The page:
by Mark Hay, October 2010
The greatest classroom in the world is the world itself. When a person is immersed in the movement of life around them, the knowledge they gain is not stored in their brains alone but in their bodies and bones and hearts.
When I began teaching I had the dream of a school where learning happened in the world, not just in the classroom. For the past 18 years I have been teaching and learning in many different types of settings and environments. I have also observed and learned from many great teachers, in all kinds of places. I have learned many things about teaching and learning that I would like to put into practice through Coast Live Oak School.
Indoor classrooms are very sterile learning environments. I have taught in the classroom, and indoor classrooms are excellent places for writing, reading, discussion, and reflection, but they are limited; it is difficult to give students real life, direct experiences in the classroom.
The direct experience of learning happens in living life, in real places. Learning can happen everywhere, all the time. When we have people around us who stimulate and encourage our natural curiosity and share our discoveries, then things really get rolling!
Our intellectual life is informed and enriched by the kind of direct experiences we have had in the real world. In math and the sciences, direct experience, observation, and measurement provide the data from which ideas and perceptions are built. Direct experience gives us images, smells, textures, nuances of light and temperature and wind direction, and real sensory experiences… the essential elements of very vivid memories. These details enrich our imagination and expand our creative and perceptive abilities.
Our family and social life is enriched by our ability to empathize with other people from our own experiences, and by using our imagination. Direct experiences enrich our imaginations because they give us the raw materials from which to visualize situations and perspectives we may not have experienced.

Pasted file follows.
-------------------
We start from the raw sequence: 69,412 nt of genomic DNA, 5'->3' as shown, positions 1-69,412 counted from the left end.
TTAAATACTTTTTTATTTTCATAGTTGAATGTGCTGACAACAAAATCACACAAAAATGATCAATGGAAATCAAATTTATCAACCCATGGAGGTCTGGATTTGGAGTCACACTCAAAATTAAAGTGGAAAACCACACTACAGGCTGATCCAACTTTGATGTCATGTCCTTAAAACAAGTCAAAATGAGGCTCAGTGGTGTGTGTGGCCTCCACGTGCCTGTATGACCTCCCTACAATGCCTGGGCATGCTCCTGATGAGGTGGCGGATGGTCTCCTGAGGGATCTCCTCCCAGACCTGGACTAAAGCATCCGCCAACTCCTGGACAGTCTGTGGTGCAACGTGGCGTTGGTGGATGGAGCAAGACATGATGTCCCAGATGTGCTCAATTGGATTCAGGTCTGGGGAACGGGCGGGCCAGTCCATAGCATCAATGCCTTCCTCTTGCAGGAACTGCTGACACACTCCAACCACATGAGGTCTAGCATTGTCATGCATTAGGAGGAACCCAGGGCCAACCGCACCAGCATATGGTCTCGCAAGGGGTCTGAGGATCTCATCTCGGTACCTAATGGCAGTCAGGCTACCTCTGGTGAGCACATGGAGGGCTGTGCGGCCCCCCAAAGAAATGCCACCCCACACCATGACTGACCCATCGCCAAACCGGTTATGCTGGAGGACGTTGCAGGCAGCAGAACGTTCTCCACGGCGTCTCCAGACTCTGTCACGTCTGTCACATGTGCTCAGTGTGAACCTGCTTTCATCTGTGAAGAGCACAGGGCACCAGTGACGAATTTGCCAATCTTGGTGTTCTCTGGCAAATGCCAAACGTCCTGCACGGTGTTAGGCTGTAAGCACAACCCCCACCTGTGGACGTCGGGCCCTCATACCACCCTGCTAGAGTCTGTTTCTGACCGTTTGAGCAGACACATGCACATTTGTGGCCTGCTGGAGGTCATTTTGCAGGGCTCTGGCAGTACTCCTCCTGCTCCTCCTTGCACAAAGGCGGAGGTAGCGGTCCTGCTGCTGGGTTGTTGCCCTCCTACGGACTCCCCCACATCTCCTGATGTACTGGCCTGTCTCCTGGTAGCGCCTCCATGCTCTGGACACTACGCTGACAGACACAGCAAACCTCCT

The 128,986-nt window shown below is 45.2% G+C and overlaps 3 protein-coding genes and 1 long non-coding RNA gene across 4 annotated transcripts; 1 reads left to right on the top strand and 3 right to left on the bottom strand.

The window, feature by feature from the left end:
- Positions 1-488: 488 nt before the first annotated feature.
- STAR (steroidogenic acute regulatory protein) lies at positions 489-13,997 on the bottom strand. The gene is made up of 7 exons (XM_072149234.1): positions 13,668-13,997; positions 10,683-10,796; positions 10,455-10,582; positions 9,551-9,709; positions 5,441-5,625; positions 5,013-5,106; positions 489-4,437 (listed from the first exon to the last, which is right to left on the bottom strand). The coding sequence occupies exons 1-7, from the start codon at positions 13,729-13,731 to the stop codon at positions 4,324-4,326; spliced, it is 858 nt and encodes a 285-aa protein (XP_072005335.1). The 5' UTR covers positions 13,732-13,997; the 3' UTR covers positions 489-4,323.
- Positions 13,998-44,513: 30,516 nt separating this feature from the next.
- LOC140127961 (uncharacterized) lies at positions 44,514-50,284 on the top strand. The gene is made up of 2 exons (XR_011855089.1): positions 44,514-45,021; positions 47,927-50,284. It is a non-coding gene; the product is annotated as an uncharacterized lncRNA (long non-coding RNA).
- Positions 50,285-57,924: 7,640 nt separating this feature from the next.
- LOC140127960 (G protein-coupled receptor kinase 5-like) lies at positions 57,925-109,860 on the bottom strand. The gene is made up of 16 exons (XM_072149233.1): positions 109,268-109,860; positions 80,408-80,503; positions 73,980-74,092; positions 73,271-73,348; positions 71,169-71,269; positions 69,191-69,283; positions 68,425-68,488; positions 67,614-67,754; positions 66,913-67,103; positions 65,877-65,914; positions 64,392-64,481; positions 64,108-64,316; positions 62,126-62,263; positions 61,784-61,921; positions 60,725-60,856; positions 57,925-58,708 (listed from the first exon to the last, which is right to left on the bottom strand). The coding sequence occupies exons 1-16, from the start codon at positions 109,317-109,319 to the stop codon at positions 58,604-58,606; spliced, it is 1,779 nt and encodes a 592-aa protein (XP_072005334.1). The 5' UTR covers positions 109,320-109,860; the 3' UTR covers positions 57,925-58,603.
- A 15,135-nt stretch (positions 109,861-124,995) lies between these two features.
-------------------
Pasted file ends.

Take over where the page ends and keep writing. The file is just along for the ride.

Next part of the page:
What do students experience in the living classroom at Coast Live Oak School? Students learn about erosion by actually observing rain flow down trails and ravines on rainy days. Students and teachers make tools, work on projects, and solve problems together. Students and teachers share observations about what they see and experience. Students of different ages talk together reflecting on the adventures of the day. These are just a few examples of what happens in a living classroom.
Here in Southern California, we can be outdoors year round and we have tremendous natural wilderness all around us. I think natural places are ideal learning places for many reasons. Here are two that I feel are most important:
-In nature there are more than just human factors to consider. In nature we must pay attention to plants and insects and animals as well. This widens our gaze and expands our perceptive abilities to include people as well as other living things in our assessments.
-In nature, life in many phases and forms is happening all the time. The amount of learning experiences that are available to us in nature, whether learning math or science or language or art, is much greater than in a classroom simply because there is so much action to observe and be a part of!
Please notice that I say experiences, not information. I love libraries, and I love to read. But books and libraries are full of information, not experiences. We can experience reading a great book, but how much richer is that experience when we have real, personal experiences with which to relate to the people and circumstances in the book.
When we are given opportunity for direct experience we learn more quickly. When we are encouraged to reflect on our direct experiences through conversation, telling stories, dancing, writing, making equations, creating art, making things with our hands, or teaching others, we are able to carry the learning experience in a meaningful and connected way, and we are able to share it with others. This is real learning.
We can reflect together on our direct experiences by expressing real wonder and curiosity, and paying attention to the stories, observations, and reflections that unfold from this engagement. Human beings have been learning this way… by experience, reflection, and creative sharing… for thousands of years, long before there were universities, lecture halls, and standardized tests. In my experience this is the best way to learn, and the most natural way to learn. The end result of this type of learning is not a large mental storehouse of fragmented facts but a multitude of connections created between oneself, the world, and other living beings.